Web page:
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Corn for ethanol ... going green or going broke?
The use of renewable fuels in the future is causing a stir across the nation with the Environmental Protection Agency’s (EPA) proposed reduction of ethanol in 2014. While proponents state that using field corn aids in the nation’s efforts to go green by cutting back greenhouse gas emissions, another group wonders at whose expense. Both sides cite the different uses for corn that add value to this commodity.
Iowa Gov. Terry Branstad, in a Dec. 4 media teleconference call, warned of the economic and environmental impact the EPA’s proposed reduction in ethanol production could have on his state and the nation if approved.
Branstad questions if the economic recession of the 1980s will recur if ethanol production is reduced by 1.4 billion gallons, as proposed under the Renewable Fuel Standard mandate. See “Corn debate grinds on,” Dec. 4.
The Iowa governor recalled when another gasoline additive, methyl tertiary butyl ether (MTBE), was used in the 1990s, resulting in water contamination. While western states such as California used MTBE, Iowa used ethanol to comply with the Clean Air Act Amendments of 1990. Both MTBE and ethanol were introduced as reformulated gasoline to reduce ground-level ozone.
Iowa leads the country as the No. 1 corn-producing state and leads the country in ethanol production -- 41 plants for ethanol and 13 plants for biodisesel, Branstad said. The production of ethanol also aids in the reduction of the need for foreign oil, according to Branstad.
The governor said if the proposed reduction occurs, 45,000 jobs will be lost nationwide, land value will decline, and a domino effect in the ag industry will follow. He foresees layoffs in small Iowa companies, as well.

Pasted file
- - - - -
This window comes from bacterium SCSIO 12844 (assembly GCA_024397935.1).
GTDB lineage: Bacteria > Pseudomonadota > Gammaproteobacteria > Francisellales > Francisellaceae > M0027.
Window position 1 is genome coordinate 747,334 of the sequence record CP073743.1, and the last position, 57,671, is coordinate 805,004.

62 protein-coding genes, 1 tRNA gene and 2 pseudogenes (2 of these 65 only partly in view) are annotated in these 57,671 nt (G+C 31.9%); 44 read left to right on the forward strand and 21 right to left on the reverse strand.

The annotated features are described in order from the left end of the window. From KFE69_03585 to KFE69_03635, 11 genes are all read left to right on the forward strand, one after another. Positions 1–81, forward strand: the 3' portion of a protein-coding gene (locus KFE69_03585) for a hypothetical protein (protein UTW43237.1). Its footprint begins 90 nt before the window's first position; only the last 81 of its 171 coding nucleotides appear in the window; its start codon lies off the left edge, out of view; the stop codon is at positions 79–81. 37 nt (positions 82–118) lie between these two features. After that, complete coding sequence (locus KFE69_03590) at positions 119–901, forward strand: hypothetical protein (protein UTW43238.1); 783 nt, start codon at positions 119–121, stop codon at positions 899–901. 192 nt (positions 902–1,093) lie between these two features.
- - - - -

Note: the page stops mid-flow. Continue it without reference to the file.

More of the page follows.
Branstad urged President Obama and EPA Director Gina McCarthy to support the Renewable Fuel Standard and questioned why the EPA “flinched under pressure of the oil companies.”
Joining Branstad for the teleconference was American Farm Bureau Federation economist Matt Erickson, who said he is disappointed with the reduction, which strikes a blow against ethanol and biofuels.
While some critics cite ethanol as the cause for the price of corn reaching $8.50 per bushel last year, it was the 2013 drought, not the Renewable Fuel Standard, Erickson said.
Following the November U.S. Department of Agriculture’s (USDA) estimate of 14 billion bushels, corn price futures dropped by 97 percent. The future price for corn is listed at $4.32 per bushel, Erickson said. This downward trend is anticipated to level off in the range of $3.95 to $4.14 per bushel in 2014.
With the USDA national cost of production estimated at $4 per bushel, farmers will barely break even. This is the first time since 2005 farmers will see such low prices that do not cover expenses.
Branstad was one of 144 speakers scheduled to address the reduction during a Dec. 5 EPA hearing. While he outlined how ethanol use adds to the value of corn, National Cattlemen’s Beef Association past President Steve Foglesong of Illinois spoke in favor of the proposed ethanol reduction, also addressing the value-added aspect of field corn used as cattle feed.
He said the cattlemen are not opposed to the production of ethanol using corn, but the group seeks a reform of the Renewable Fuel Standard. The group said corn usage in ethanol production has increased by 32 percent in 10 years. Today, it is 42 percent.
The cattle industry has seen the cost to finish a market steer increase by more than $200 per head in the past four years, he said.
“These costs are not sustainable for a segment of our industry that relies on corn,” Foglesong said. “Last year, when state governors were denied a waiver of the RFS in light of the worst drought in over 50 years, it became evident that the RFS needs to be fixed.”
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